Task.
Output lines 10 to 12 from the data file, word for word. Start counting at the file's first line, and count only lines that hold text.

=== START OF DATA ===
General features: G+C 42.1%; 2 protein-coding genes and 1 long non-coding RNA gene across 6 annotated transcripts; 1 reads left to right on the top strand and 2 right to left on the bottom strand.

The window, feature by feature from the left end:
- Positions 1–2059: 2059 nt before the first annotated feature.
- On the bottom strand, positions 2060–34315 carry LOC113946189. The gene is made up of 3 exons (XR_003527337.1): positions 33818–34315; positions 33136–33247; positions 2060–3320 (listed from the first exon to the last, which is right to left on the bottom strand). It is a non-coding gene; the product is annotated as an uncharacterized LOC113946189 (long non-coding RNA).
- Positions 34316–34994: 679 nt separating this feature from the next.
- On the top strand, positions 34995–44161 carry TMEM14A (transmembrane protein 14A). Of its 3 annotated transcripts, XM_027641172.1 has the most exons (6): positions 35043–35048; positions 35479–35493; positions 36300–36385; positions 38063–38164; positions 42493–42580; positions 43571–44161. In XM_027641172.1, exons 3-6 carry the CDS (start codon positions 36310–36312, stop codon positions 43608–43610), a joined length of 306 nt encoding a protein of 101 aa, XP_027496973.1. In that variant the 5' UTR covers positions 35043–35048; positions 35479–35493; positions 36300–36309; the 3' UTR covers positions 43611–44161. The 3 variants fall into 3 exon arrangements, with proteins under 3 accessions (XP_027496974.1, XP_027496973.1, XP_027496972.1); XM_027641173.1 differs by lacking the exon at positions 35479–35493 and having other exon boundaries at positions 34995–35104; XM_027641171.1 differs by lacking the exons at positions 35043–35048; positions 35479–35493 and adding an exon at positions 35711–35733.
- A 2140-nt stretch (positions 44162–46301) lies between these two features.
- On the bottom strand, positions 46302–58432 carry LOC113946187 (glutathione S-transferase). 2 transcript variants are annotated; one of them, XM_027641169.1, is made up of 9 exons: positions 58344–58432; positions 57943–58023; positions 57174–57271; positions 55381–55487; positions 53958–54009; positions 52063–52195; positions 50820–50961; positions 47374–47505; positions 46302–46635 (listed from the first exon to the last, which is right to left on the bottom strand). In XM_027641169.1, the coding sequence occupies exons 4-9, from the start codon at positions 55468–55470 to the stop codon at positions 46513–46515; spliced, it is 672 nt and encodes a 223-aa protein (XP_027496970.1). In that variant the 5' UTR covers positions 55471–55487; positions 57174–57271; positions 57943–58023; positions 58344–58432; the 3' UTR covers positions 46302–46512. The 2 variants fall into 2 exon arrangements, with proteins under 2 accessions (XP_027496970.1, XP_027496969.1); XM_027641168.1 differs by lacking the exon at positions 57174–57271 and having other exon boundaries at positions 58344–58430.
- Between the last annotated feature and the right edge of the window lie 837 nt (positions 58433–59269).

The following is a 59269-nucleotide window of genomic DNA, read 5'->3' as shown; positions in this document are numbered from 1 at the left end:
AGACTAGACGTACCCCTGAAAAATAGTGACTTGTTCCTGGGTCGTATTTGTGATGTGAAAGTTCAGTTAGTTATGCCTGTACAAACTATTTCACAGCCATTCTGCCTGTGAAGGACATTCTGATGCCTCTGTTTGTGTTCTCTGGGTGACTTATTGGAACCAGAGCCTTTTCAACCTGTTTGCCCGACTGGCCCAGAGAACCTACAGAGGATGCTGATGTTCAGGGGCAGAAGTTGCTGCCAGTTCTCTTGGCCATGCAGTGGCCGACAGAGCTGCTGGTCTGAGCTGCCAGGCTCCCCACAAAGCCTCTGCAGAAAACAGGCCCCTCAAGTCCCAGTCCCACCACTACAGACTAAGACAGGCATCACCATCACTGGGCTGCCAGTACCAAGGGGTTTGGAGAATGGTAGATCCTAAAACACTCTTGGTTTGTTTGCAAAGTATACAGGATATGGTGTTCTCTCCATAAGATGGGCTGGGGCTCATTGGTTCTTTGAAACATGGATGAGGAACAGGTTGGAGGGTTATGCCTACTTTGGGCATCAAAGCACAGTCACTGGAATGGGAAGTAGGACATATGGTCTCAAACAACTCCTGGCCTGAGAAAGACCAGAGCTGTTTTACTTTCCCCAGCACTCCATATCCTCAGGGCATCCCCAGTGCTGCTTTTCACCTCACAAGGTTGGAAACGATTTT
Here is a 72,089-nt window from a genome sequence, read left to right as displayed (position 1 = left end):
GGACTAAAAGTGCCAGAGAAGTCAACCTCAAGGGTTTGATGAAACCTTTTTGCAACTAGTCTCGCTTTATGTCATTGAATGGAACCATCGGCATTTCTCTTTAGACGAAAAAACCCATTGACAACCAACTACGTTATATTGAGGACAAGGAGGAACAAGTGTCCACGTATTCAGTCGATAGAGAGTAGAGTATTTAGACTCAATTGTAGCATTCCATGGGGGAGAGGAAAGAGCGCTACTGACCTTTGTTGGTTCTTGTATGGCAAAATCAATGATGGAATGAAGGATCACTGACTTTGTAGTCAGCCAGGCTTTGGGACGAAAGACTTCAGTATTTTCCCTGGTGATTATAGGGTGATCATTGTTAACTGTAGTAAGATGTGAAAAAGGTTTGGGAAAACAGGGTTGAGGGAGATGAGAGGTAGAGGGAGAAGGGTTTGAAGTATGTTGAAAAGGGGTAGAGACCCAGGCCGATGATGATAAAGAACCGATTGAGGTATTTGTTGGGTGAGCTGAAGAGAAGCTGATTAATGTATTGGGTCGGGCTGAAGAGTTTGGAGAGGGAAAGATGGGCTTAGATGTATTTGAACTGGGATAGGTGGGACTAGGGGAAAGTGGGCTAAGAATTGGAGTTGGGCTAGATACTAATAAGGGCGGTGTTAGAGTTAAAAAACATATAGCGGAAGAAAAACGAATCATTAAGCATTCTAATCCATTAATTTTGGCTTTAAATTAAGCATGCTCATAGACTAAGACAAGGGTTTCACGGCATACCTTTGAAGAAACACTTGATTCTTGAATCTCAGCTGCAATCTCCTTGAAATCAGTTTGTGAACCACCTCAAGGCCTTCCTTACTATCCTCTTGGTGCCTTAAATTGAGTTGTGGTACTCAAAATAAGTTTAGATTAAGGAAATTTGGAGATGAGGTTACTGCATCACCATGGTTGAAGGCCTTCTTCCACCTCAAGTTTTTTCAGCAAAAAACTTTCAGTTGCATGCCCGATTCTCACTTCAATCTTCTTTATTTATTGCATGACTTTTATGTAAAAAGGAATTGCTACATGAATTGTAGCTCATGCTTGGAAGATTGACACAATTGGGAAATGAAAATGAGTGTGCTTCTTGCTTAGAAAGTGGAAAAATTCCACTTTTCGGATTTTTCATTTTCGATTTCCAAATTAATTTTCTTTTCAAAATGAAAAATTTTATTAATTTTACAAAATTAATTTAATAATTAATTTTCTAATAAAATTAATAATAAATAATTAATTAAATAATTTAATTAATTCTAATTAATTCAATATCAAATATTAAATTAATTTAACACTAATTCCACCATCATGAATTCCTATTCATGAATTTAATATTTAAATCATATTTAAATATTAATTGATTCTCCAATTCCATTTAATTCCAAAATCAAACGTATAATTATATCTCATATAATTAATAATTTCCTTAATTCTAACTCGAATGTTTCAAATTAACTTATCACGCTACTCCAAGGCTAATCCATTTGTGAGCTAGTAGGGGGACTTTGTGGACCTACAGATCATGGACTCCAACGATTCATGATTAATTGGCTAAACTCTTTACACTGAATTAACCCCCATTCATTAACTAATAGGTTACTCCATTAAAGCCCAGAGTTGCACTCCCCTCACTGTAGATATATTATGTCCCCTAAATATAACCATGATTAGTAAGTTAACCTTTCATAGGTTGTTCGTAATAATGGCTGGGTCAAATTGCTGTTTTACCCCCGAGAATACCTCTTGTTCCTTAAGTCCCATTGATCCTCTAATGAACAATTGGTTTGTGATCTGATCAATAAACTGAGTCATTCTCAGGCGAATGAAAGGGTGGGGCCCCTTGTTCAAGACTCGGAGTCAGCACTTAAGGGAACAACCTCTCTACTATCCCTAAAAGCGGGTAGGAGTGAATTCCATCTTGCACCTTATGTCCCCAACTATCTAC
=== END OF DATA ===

The following is a 59269-nucleotide window of genomic DNA, read 5'->3' as shown; positions in this document are numbered from 1 at the left end:
AGACTAGACGTACCCCTGAAAAATAGTGACTTGTTCCTGGGTCGTATTTGTGATGTGAAAGTTCAGTTAGTTATGCCTGTACAAACTATTTCACAGCCATTCTGCCTGTGAAGGACATTCTGATGCCTCTGTTTGTGTTCTCTGGGTGACTTATTGGAACCAGAGCCTTTTCAACCTGTTTGCCCGACTGGCCCAGAGAACCTACAGAGGATGCTGATGTTCAGGGGCAGAAGTTGCTGCCAGTTCTCTTGGCCATGCAGTGGCCGACAGAGCTGCTGGTCTGAGCTGCCAGGCTCCCCACAAAGCCTCTGCAGAAAACAGGCCCCTCAAGTCCCAGTCCCACCACTACAGACTAAGACAGGCATCACCATCACTGGGCTGCCAGTACCAAGGGGTTTGGAGAATGGTAGATCCTAAAACACTCTTGGTTTGTTTGCAAAGTATACAGGATATGGTGTTCTCTCCATAAGATGGGCTGGGGCTCATTGGTTCTTTGAAACATGGATGAGGAACAGGTTGGAGGGTTATGCCTACTTTGGGCATCAAAGCACAGTCACTGGAATGGGAAGTAGGACATATGGTCTCAAACAACTCCTGGCCTGAGAAAGACCAGAGCTGTTTTACTTTCCCCAGCACTCCATATCCTCAGGGCATCCCCAGTGCTGCTTTTCACCTCACAAGGTTGGAAACGATTTT
Here is a 72,089-nt window from a genome sequence, read left to right as displayed (position 1 = left end):